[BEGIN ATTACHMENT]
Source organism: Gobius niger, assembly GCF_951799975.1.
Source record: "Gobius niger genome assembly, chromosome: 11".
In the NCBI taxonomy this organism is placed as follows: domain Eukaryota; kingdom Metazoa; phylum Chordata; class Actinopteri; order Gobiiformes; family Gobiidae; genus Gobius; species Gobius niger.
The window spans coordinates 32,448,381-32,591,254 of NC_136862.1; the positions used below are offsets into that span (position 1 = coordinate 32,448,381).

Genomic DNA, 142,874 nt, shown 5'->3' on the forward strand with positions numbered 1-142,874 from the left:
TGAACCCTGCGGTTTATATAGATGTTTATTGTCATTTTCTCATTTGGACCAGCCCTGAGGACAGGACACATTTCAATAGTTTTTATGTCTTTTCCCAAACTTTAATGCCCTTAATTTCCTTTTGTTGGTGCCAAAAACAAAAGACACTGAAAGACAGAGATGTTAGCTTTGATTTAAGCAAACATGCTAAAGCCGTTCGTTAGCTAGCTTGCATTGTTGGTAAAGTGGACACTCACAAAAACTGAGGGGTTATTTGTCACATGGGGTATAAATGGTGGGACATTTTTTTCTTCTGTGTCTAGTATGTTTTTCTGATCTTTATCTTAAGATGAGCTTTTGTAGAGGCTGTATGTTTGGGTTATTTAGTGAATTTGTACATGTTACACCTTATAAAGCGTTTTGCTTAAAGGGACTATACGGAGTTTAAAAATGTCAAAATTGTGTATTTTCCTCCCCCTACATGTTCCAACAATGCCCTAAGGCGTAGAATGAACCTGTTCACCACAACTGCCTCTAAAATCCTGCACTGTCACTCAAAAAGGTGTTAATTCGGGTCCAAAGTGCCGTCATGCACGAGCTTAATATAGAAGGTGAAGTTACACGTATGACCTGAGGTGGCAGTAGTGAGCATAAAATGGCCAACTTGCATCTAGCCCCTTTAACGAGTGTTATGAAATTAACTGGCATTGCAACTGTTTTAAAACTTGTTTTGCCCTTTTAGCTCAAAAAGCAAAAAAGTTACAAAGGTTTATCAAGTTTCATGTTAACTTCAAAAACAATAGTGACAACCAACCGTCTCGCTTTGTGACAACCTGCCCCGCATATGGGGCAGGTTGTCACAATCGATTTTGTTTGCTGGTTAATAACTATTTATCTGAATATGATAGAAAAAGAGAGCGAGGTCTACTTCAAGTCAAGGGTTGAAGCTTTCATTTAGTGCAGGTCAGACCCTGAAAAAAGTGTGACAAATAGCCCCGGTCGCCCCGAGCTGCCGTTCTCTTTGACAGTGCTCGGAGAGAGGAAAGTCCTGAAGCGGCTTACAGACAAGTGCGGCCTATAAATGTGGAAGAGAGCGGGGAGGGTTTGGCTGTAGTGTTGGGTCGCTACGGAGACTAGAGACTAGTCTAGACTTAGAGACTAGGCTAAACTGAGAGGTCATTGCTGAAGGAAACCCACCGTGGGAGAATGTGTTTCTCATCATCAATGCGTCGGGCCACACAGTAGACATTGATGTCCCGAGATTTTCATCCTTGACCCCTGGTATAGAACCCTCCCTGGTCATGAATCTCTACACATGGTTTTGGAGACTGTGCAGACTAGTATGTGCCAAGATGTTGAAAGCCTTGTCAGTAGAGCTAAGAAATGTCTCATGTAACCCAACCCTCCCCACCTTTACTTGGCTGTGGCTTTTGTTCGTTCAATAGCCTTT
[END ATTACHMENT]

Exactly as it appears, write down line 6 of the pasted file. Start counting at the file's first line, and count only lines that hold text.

TGAACCCTGCGGTTTATATAGATGTTTATTGTCATTTTCTCATTTGGACCAGCCCTGAGGACAGGACACATTTCAATAGTTTTTATGTCTTTTCCCAAACTTTAATGCCCTTAATTTCCTTTTGTTGGTGCCAAAAACAAAAGACACTGAAAGACAGAGATGTTAGCTTTGATTTAAGCAAACATGCTAAAGCCGTTCGTTAGCTAGCTTGCATTGTTGGTAAAGTGGACACTCACAAAAACTGAGGGGTTATTTGTCACATGGGGTATAAATGGTGGGACATTTTTTTCTTCTGTGTCTAGTATGTTTTTCTGATCTTTATCTTAAGATGAGCTTTTGTAGAGGCTGTATGTTTGGGTTATTTAGTGAATTTGTACATGTTACACCTTATAAAGCGTTTTGCTTAAAGGGACTATACGGAGTTTAAAAATGTCAAAATTGTGTATTTTCCTCCCCCTACATGTTCCAACAATGCCCTAAGGCGTAGAATGAACCTGTTCACCACAACTGCCTCTAAAATCCTGCACTGTCACTCAAAAAGGTGTTAATTCGGGTCCAAAGTGCCGTCATGCACGAGCTTAATATAGAAGGTGAAGTTACACGTATGACCTGAGGTGGCAGTAGTGAGCATAAAATGGCCAACTTGCATCTAGCCCCTTTAACGAGTGTTATGAAATTAACTGGCATTGCAACTGTTTTAAAACTTGTTTTGCCCTTTTAGCTCAAAAAGCAAAAAAGTTACAAAGGTTTATCAAGTTTCATGTTAACTTCAAAAACAATAGTGACAACCAACCGTCTCGCTTTGTGACAACCTGCCCCGCATATGGGGCAGGTTGTCACAATCGATTTTGTTTGCTGGTTAATAACTATTTATCTGAATATGATAGAAAAAGAGAGCGAGGTCTACTTCAAGTCAAGGGTTGAAGCTTTCATTTAGTGCAGGTCAGACCCTGAAAAAAGTGTGACAAATAGCCCCGGTCGCCCCGAGCTGCCGTTCTCTTTGACAGTGCTCGGAGAGAGGAAAGTCCTGAAGCGGCTTACAGACAAGTGCGGCCTATAAATGTGGAAGAGAGCGGGGAGGGTTTGGCTGTAGTGTTGGGTCGCTACGGAGACTAGAGACTAGTCTAGACTTAGAGACTAGGCTAAACTGAGAGGTCATTGCTGAAGGAAACCCACCGTGGGAGAATGTGTTTCTCATCATCAATGCGTCGGGCCACACAGTAGACATTGATGTCCCGAGATTTTCATCCTTGACCCCTGGTATAGAACCCTCCCTGGTCATGAATCTCTACACATGGTTTTGGAGACTGTGCAGACTAGTATGTGCCAAGATGTTGAAAGCCTTGTCAGTAGAGCTAAGAAATGTCTCATGTAACCCAACCCTCCCCACCTTTACTTGGCTGTGGCTTTTGTTCGTTCAATAGCCTTT